For Kyle Miller, working in agriculture isn’t just his job. He feels it’s a gift that he has to share.
“I’ve always loved agriculture. I’ve always just wanted to farm my whole life,” Miller said. “When it’s in your blood, it’s more than just a job or profession. You feel like you’ve got a moral responsibility and you owe it to the rest of society.”
Miller has been able to live out his desire to farm at the Mountain Research Station in Waynesville for several years, and that work recently advanced to another level. This summer, N.C. Department of Agriculture Commissioner Steve Troxler and Research Stations Division Director Teresa Lambert chose Miller to be the new superintendent of the station in Waynesville.
Miller grew up in Haywood County on a small farm with beef cattle, some burley tobacco and hay. In addition, he grew some pumpkins and a few other vegetables. He started working at the Mountain Research Station while in high school in 1999, as part of a job shadowing program. That transitioned into an internship at the station through the Department of Labor and later into part-time employment during his summers in high school and college.
When he graduated from N.C. State University in 2006 with a degree in Agricultural Extension and Education, there weren’t any full-time jobs available at the Mountain Research Station. It wasn’t until 2011 that he got a chance to return to the research station. He began working as a research specialist working with tobacco, organic vegetables and specialty crops. In 2017, he moved to the livestock and forage manager position, where he remained until the promotion to station superintendent.
Along the way, he married his wife Maria, and they had twin boys – Jack and Walker who are now nine years old. Working on the station gives Miller a chance to be involved in many different aspects of agriculture, including research that benefits farmers and consumers.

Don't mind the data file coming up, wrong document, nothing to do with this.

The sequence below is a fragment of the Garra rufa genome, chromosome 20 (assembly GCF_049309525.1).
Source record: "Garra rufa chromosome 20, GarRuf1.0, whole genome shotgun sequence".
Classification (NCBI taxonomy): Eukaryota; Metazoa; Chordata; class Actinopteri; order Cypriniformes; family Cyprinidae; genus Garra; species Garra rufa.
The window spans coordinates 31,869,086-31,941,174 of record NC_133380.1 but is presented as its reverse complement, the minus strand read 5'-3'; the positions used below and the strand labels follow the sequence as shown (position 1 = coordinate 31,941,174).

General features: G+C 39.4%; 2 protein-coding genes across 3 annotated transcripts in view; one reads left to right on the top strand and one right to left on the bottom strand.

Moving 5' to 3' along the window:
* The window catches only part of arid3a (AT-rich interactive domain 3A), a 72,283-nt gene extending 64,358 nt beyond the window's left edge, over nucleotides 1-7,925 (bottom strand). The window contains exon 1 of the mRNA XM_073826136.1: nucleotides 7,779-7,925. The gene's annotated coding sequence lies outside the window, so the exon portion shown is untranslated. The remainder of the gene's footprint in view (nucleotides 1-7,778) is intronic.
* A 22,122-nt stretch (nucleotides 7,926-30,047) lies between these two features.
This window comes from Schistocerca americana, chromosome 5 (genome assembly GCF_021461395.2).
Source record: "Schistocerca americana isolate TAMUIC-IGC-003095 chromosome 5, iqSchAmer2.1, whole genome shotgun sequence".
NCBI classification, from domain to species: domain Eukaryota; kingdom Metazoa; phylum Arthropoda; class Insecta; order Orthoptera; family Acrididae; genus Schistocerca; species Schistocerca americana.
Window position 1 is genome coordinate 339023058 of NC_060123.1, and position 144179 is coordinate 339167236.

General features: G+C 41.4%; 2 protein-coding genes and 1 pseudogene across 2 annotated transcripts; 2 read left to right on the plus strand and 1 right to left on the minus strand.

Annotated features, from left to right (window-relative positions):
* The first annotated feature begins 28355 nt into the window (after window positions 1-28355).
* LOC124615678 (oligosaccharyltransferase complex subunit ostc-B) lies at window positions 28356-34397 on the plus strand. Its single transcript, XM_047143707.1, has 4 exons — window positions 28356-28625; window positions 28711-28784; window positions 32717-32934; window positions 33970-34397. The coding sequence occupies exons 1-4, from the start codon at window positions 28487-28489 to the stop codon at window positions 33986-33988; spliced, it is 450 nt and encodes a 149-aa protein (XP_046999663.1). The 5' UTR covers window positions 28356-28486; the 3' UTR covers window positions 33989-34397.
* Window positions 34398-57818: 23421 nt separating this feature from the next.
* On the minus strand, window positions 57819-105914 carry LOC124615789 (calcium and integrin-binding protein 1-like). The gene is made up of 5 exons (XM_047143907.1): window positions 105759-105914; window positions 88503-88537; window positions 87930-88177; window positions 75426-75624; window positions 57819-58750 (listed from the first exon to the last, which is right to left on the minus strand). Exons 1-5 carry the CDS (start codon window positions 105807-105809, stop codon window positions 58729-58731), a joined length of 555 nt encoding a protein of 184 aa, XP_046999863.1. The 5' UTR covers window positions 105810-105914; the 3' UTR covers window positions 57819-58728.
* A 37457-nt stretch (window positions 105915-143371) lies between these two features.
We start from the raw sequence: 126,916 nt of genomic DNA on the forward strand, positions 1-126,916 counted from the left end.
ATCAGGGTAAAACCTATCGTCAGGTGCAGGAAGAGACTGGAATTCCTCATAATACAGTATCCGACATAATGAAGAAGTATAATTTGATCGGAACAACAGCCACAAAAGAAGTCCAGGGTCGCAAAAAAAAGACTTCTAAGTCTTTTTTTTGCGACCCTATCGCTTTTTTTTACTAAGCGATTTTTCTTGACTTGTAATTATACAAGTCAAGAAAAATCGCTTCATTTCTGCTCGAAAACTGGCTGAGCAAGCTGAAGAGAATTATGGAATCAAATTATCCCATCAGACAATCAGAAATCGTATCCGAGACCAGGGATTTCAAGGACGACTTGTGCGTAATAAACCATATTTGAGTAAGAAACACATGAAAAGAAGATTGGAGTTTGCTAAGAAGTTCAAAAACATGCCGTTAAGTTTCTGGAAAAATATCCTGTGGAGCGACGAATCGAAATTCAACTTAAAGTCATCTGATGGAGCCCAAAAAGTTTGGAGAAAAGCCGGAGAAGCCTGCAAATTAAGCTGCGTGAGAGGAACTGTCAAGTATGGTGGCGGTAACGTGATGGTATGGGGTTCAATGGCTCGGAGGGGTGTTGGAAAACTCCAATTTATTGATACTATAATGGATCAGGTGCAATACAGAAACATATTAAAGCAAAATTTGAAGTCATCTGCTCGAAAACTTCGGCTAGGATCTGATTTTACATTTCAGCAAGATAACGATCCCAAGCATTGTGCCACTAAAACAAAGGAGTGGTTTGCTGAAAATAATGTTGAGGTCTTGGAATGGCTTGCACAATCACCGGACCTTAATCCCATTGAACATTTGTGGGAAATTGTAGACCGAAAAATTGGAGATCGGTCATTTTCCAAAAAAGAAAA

“The research projects that really stand out are the ones that help keep agriculture profitable,” Miller said. “As far as the consumer goes, the work that we do here ensures that they have the safest and most abundant food supply anywhere in the world.
“We are in the top five in the United States for loosing farmland. So as that dwindles and the population grows we’re charged with growing more food – becoming more efficient with less and less resources.”
In the effort to help farmers and consumers, the research ranges broadly. There’s work to develop new plant varieties such as new tomatoes that are resistant to ever-evolving diseases and pests or wheat with better yields that’s still cold-tolerant. Feed trials help with raising livestock, while breeding trials have improved the quality and value of North Carolina’s beef cattle. Some research even aims to figure out ways to upcycle products from other industries and convert the byproduct that would normally go into a landfill into food and fiber instead. For example, a recent trial explored the possible benefits of using the leftover plant material from cotton gins in feed for livestock.
“Again, when you’re involved in agriculture it sort of comes down to the moral responsibility of doing what we do here. As land declines and the population rises, the work that we do here on the research station becomes more and more important every day,” Miller said.